Week #2 | Eric Geiger

What If How We’re Moving is What We’re Making?
What if organizing, reorganizing, and disorganizing our embodied selves allows us to arrive in our dancing/dancemaking? We’ll practice the multiplicity of ways that we can be in relationship- formal, intimate, subtle and even unruly. We’ll wildly move through space, mess with time, destabilize our habitual patterns and make room for risk-taking and aliveness. Let’s enter with the bodies that we have with permission to be in Otherness. I trust that something exquisite will happen.

Week #3  | Amadi ‘Baye’ Washington & Sam ‘Asa’ Pratt

Our class offers a rigorous and sweaty dive into our movement aesthetic. We’ll explore what it means to be “present” in performance, and we challenge students to put somatic imagery in relation to their surroundings, expanding the internal experience of movement.  We externalize that experience with the eyes, using an active focus to create a dialogue with our environment, inviting the possibility for character and narrative.

Week #4 | Marguerite Hemmings

Applied Dance Practices of the African Diaspora
This class looks at movement and sound technologies that come from my relationship to and study inside of the African Diaspora. I’ve pulled out movement and sound practices that reflect this relationship. Students will learn specific formations, improvisation scores, and choreographies that map freedom practices across the diaspora. The class is made up of 3 workshops, or movement studies, that span over a full week called Dancehall and Freedom, Trap and Spirituals, and unmarked workshop. We will practice seeing, being seen, and divining our individual and collective movement.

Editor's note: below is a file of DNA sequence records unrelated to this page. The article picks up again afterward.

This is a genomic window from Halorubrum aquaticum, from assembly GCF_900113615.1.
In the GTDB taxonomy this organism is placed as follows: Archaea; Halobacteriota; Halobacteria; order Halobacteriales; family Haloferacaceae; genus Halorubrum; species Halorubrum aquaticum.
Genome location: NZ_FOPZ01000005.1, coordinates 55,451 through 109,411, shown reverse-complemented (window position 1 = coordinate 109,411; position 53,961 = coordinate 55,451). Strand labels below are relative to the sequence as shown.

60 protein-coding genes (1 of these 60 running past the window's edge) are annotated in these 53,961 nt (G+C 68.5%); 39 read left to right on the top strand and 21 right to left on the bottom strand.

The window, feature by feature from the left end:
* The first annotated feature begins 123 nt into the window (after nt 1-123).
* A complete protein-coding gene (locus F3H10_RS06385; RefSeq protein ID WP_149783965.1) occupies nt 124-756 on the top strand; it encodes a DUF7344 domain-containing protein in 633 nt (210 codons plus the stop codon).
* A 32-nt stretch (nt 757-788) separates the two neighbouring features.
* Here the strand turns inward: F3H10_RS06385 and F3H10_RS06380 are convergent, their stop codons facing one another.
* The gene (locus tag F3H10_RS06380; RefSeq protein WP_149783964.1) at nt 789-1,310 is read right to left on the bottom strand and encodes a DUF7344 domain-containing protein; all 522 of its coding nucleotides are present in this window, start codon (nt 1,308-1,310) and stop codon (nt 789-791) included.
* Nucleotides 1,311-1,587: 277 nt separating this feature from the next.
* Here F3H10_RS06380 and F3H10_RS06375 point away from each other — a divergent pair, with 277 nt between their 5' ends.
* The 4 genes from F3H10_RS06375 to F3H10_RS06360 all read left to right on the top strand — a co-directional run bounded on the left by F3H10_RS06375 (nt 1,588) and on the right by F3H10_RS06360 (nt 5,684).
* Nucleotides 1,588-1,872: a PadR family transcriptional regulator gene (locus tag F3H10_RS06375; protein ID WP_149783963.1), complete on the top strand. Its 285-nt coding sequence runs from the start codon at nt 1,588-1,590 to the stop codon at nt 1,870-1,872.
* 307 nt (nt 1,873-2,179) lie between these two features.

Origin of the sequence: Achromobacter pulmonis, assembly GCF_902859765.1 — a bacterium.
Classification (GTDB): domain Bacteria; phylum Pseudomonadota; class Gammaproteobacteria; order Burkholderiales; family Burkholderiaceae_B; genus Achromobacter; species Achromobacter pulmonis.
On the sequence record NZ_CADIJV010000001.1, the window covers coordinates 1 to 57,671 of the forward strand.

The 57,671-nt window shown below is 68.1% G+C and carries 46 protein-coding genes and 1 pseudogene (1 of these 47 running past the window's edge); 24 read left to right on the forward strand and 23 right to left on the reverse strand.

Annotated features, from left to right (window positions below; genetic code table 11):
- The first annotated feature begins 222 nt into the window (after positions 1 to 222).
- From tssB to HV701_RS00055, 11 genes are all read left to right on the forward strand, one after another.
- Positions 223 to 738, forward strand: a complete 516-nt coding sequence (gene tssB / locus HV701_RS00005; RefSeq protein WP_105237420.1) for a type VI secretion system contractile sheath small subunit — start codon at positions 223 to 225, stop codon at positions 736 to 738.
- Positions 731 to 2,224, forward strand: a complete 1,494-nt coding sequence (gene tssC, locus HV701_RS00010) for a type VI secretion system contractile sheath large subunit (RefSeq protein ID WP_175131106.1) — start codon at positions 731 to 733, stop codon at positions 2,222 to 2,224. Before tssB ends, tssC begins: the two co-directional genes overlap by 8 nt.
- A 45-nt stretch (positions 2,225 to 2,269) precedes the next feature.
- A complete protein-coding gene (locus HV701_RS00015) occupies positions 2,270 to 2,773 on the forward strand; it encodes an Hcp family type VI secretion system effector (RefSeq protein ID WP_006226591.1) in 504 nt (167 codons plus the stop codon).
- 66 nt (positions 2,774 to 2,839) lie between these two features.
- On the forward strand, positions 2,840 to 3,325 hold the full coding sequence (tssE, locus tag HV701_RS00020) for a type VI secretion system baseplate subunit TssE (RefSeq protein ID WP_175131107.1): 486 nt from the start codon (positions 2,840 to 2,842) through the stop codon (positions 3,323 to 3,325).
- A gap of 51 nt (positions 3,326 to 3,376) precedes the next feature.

“A ritual is the method you use to interpret your mystery, and your mystery is your body of knowledge that you’re trying to explain to yourself.” – Professor James Small

Drop-in

Optional drop-in classes are offered on evenings and weekends. ADF faculty and guest artists provide opportunity to cross train in different forms, participate in special repertory projects, and engage in discussions and panels.